OK now we’ve got ourselves a game
– Mike (Robert De Nero), The Deer Hunter
You may have seen the 1978 classic (and Academy Awards winning) Vietnam War film, The Deer Hunter. It features a particularly harrowing scene involving two prisoners of war, Mike (played by Robert De Nero) and Nick (played by Christopher Walken), being forced by their captors into playing Russian Roulette. In the scene Mike significantly ups the ante of the “game” by having three bullets placed in the barrel, rather than the more traditional single round. Crucially, after Mike survives his turn the barrel is not re-spun before the pistol is handed over to Nick. I won’t spoil the ending, but it is often a topic of debate among viewers of this scene whether Nick’s chances of survival were improved or reduced by not spinning the barrel again.
In a game of Russian Roulette, assuming that the bullets are placed in sequence, and given that Player 1 survives the first turn, is the optimal strategy to spin again or not spin again?
Good question. The answer, it seems, depends on how many bullets.
The Deer Hunter scene featured three bullets, giving Mike even odds of surviving his turn. What were Nick’s chances? Before answering that question let’s consider, for the sake of completeness, all the combinations of one through to six bullets placed in sequence. What are the chances of surviving a second turn either with re-spin or without re-spin?
The table below represents the different combinations (combn. 1 to 6) of having 1 to 6 bullets placed in sequence in the barrel of a pistol. Imagine the circular barrel of a pistol with its 6 chambers laid out flat. “X” denotes a bullet. “O” denotes an empty chamber. Also imagine that each chamber has a number. So for example combination OOXXXO means that chambers 1, 2, and 6 are empty and chambers 3, 4 & 5 have bullets in them. The chamber numbers are simply arbitrary. What is important is that Chamber “1” represents the live chamber that exists on Player 1’s turn. Chamber 2 represents the live chamber that exists on Player 2’s turn. OOXXXO represents both Player 1 and Player 2 surviving their respective turns.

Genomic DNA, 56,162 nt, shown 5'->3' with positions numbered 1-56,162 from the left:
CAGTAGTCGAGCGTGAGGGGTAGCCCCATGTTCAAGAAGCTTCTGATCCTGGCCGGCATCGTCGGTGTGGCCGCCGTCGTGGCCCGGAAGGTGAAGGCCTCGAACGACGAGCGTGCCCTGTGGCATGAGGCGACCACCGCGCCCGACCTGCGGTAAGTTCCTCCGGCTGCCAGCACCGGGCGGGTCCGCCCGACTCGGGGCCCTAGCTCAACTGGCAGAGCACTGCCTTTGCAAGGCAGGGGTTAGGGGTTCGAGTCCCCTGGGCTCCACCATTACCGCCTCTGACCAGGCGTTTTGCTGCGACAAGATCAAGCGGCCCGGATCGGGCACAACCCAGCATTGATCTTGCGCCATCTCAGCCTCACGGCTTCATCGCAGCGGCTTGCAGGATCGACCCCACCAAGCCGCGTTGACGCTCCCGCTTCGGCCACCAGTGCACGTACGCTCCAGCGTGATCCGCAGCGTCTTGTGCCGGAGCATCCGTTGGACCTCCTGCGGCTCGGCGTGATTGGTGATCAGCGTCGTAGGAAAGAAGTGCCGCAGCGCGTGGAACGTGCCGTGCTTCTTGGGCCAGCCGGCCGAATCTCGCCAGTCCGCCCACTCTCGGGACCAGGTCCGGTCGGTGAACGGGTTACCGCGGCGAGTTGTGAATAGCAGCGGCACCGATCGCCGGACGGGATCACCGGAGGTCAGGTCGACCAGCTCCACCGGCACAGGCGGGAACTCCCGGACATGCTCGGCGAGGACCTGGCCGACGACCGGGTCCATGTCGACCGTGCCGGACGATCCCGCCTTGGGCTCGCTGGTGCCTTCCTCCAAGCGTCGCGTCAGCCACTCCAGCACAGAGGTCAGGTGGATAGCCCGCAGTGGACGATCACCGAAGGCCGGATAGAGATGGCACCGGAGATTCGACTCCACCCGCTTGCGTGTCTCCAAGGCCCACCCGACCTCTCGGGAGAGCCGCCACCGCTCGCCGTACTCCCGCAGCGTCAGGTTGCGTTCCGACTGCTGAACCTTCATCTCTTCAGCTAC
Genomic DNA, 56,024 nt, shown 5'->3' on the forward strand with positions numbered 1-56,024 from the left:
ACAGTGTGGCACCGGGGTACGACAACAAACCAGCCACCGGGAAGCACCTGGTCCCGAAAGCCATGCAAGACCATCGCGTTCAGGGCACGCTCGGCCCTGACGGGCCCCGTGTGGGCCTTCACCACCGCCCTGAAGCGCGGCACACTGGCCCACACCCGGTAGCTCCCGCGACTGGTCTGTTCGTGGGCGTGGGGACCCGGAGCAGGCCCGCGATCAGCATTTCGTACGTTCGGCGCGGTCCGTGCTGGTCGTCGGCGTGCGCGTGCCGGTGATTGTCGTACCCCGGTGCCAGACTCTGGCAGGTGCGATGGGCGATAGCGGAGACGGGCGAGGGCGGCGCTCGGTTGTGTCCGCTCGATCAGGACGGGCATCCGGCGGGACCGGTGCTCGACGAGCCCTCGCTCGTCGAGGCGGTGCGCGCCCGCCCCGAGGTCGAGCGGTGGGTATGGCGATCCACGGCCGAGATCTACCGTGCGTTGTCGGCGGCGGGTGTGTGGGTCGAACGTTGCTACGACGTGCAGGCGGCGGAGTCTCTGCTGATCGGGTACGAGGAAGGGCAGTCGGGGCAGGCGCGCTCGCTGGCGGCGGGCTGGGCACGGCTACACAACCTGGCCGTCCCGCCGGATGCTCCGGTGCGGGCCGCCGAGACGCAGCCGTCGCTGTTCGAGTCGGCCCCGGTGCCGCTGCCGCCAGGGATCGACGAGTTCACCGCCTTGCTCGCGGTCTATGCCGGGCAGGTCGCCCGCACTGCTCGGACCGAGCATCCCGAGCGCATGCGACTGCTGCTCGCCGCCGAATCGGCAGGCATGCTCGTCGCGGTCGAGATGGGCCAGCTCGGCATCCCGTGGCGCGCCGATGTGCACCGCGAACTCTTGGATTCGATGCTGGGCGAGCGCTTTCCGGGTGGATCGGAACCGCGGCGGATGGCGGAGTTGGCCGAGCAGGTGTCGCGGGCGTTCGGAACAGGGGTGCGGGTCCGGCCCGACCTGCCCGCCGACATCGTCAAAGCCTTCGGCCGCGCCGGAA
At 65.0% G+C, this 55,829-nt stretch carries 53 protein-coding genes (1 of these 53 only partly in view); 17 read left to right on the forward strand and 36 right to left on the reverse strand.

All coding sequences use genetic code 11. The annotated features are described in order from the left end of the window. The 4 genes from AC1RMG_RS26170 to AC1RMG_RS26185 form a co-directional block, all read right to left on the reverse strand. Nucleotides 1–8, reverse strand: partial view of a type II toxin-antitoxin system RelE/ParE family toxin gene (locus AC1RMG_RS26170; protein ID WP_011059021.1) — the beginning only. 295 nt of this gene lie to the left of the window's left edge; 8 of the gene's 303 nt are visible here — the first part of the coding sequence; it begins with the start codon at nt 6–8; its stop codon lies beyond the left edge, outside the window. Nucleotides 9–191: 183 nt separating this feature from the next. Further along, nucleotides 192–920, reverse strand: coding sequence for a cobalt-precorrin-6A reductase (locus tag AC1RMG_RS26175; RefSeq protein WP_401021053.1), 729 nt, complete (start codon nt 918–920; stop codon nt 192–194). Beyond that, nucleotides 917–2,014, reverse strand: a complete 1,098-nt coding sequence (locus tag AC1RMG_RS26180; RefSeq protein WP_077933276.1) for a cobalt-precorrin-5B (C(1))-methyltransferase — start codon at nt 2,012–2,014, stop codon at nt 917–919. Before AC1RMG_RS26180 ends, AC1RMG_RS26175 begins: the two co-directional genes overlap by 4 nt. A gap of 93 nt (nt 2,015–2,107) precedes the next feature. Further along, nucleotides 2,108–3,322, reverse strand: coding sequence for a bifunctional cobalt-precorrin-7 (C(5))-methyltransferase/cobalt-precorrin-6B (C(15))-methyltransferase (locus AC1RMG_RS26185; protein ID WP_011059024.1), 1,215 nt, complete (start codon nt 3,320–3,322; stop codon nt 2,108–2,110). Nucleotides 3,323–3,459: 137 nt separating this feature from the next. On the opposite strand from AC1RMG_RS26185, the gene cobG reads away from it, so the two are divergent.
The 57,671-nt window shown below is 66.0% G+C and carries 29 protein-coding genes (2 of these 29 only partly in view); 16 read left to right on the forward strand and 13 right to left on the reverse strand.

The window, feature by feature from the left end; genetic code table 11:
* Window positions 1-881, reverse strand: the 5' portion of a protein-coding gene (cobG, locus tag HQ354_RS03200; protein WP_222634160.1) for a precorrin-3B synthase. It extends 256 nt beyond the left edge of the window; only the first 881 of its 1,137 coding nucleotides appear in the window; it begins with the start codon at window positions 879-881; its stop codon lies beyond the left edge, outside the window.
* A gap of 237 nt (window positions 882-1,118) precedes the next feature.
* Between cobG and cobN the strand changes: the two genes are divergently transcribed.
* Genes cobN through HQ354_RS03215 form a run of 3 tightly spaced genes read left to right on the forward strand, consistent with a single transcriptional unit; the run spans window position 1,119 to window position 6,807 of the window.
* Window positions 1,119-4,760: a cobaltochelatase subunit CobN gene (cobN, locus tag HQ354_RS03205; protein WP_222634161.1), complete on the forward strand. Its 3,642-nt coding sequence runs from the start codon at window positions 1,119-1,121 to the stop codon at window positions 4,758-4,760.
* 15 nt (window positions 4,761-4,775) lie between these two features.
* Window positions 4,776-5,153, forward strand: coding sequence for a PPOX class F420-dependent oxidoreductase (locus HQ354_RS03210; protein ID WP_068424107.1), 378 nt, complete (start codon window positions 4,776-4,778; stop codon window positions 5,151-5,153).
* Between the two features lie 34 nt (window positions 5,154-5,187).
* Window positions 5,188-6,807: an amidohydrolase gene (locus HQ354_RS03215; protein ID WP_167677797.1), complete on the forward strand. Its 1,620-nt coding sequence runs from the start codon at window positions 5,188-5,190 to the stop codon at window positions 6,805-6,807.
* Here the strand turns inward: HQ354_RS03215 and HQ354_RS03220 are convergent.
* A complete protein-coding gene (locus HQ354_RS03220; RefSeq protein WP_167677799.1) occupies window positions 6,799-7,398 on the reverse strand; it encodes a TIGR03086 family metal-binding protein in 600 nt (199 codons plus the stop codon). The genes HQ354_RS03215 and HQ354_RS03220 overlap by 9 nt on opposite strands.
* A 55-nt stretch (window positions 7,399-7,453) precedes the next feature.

|combn. 1||combn. 2||combn. 3||combn. 4||combn. 5||combn. 6|
Consider the first, single bullet scenario. We discount combination 1 as this would result in the death of Player 1 and the game would end. Given that Player 1 survives their turn then the bullet has to be in either chamber 2, 3, 4, 5 or 6. So without a re-spin Player 2 now has a 1 in 5 (20.0%) shot (sorry, couldn’t resist) of killing themselves. This compares to “only” a 1 in 6 (16.7%) chance of dying with a re-spin. Conclusion? In a single bullet game of Russian Roulette it is (very slightly) better to re-spin.
But what about multiple bullets?
In the two bullet scenario we discount combinations 1 and 6. So the chance of dying without a re-spin reduces to 1 in 4 (25.0%) vs. 2 in 6 (33.3%) with a re-spin. In a two bullet game of Russian Roulette it is actually better not to re-spin.
And so on…
3 bullet (Deer Hunter) scenario: Chance of dying with no re-spin=1 in 3 (33.3%) vs. spin=3 in 6 (50%). Significantly better to not re-spin.
4 bullets? No re-spin=1 in 2 (50%) vs. re-spin=4 in 6 (66.7%). Don’t re-spin.
5 bullets? No re-spin=1 in 1 (100%) vs. re-spin=5 in 6 (83.3%). Definitely re-spin!
6 bullets! Umm… I don’t think it counts as Russian Roulette with 6 bullets. Obviously Player 1 is guaranteed to die on the first turn…
Next time you’re watching The Deer Hunter with your mates (which I highly recommend as it’s an awesome film) tell them confidently that Nick did the right thing by not re-spinning the barrel of the pistol.